Carbon monoxide kills: Staying safe in your car

carbon monoxide killsIt’s common knowledge that carbon monoxide kills. It’s the culprit in car-running-in-garage suicides—though it’s harder to do that with today’s cleaner running engines. Poorly vented furnaces and stoves account for news reports of fatalities every winter. However, snow country drivers have to know that carbon monoxide can be a killer with cars in open air, too.

Several years ago, three young women employed by the Squaw Valley USA ski resort died in their car parked outside of employee housing. The car was found running at one o’clock in the afternoon by resort security personnel. No sign of drugs or alcohol were found. The cause of death was determined to be carbon monoxide poisoning.

The women apparently had been in the car with the engine running all night.

Local law enforcement officials surmised that the tail pipe had become obstructed. Ten inches of snow had fallen that night and apparently the victims had been talking in the car while the carbon monoxide slowly accumulated.

Carbon monoxide is a tasteless, odorless gas that kills by binding to hemoglobin in the blood, preventing it from carrying oxygen to the body. Signs of carbon monoxide poisoning are drowsiness, possible nausea and then loss of consciousness.

Tips to avoid carbon monoxide poisoning in cars include keeping snow from obstructing the tailpipe of an idling car, something that can happen quickly in heavy, drifting snow.

Keeping the heater fan running maintains a positive pressure inside the car so that air flows out rather than seeps into the car. Resist the temptation to run the heater/air conditioner in recirculation mode (the button or knob is identified with a symbol of the outline of a car with a “u-turn” arrow). It may conserve heat but it can also keep carbon monoxide in the car.

Driving with “recirc” on will also cause the windows to mist over, making outward visibility difficult, and although fogged-over windows might have advantages at the drive-in, even that probably isn’t worth dying for. A casual chat certainly should not have cost the lives of three young women.

Other tips  to prevent carbon dioxide poisoning include not sleeping in a car with the engine running. A car’s exhaust system should be kept in good working order and the engine in top running condition. An out-of-tune car can produce more carbon monoxide. Make sure door seals, trunk seals and hatchback seals really do seal.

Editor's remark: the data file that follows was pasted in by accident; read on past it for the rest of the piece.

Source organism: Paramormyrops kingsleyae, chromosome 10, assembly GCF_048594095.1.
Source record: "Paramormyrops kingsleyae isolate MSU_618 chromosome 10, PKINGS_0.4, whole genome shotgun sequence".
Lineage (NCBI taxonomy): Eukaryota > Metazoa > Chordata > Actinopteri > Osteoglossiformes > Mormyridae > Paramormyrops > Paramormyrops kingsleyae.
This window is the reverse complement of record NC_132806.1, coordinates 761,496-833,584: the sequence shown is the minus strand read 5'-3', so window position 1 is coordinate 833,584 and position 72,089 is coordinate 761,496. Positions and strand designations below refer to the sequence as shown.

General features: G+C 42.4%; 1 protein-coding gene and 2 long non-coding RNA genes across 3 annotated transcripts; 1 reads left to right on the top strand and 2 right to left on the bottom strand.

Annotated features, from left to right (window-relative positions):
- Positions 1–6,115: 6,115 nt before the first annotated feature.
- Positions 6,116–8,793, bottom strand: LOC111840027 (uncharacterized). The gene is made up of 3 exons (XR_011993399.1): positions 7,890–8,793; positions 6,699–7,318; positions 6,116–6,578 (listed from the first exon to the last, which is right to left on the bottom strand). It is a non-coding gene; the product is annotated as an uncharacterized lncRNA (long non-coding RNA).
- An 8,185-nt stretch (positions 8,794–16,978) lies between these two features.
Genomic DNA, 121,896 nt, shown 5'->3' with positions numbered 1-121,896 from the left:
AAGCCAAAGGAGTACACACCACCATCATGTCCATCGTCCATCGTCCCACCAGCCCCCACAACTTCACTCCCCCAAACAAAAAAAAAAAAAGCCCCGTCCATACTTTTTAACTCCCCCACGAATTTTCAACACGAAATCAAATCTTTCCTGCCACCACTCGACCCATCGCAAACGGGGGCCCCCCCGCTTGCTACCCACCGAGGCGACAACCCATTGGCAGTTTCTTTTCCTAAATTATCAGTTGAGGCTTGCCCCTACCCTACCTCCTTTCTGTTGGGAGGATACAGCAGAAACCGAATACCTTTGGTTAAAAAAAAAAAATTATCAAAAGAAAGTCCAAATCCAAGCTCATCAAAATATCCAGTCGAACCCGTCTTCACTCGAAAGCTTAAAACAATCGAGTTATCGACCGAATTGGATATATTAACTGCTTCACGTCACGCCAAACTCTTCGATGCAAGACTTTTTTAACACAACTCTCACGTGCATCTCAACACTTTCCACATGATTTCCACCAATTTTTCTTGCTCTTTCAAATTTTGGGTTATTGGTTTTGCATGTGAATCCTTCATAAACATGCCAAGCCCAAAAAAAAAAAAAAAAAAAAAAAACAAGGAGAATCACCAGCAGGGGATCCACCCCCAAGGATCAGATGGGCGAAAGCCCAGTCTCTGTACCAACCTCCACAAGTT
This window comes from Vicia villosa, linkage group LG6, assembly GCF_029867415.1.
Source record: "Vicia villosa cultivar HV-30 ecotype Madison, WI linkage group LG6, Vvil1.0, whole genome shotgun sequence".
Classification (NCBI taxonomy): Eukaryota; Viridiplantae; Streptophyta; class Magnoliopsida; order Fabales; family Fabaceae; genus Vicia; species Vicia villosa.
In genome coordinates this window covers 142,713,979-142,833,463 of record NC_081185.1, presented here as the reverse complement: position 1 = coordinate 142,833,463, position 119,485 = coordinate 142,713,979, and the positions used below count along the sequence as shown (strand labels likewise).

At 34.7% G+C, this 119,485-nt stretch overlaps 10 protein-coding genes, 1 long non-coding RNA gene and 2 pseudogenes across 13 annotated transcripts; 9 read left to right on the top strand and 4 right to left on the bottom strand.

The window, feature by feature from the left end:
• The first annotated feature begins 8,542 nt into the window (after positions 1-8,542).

In short, keep vehicles in good working order. Keep the ventilation fan running. Keep the exhaust pipe clear of accumulating snow. Keep aware of the symptoms of carbon monoxide poisoning. Keep alive. Carbon monoxide kills.

Share this article

John is a veteran auto writer, first published in Custom Rodder magazine in 1980. Since then, he has been published in all the big car magazines, including Car and Driver, Road & Track, Motor Trend, Auto Week, Automobile, plus a variety of others, including but certainly not limited to Automobile Quarterly, Collectible Automobile, and Special Interest Automobiles. John’s work has also been featured in a number of consumer and general interest magazines such as Consumers Digest, Popular Science and others. John has written four books, including a history of the Mazda RX-7 (selling for more out-of-print than it did new), buyers’ guides for Mazda, Datsun/Nissan and Volvo cars, and is co-author of 365 Cars You Must Drive with Motor Trend editor Matt Stone, and his work has been translated into Italian, Estonian, Portuguese, Russian, and Bulgarian. John is recipient of the prestigious Ken Purdy Award for Excellence in Automotive Journalism, awarded by the International Motor Press Association, and the Golden Quill from the Washington Automotive Press Association. John has three adult daughters and has been married for more that four decades to Mary Ann, Distinguished Professor of Mathematics at East Stroudsburg University of Pennsylvania.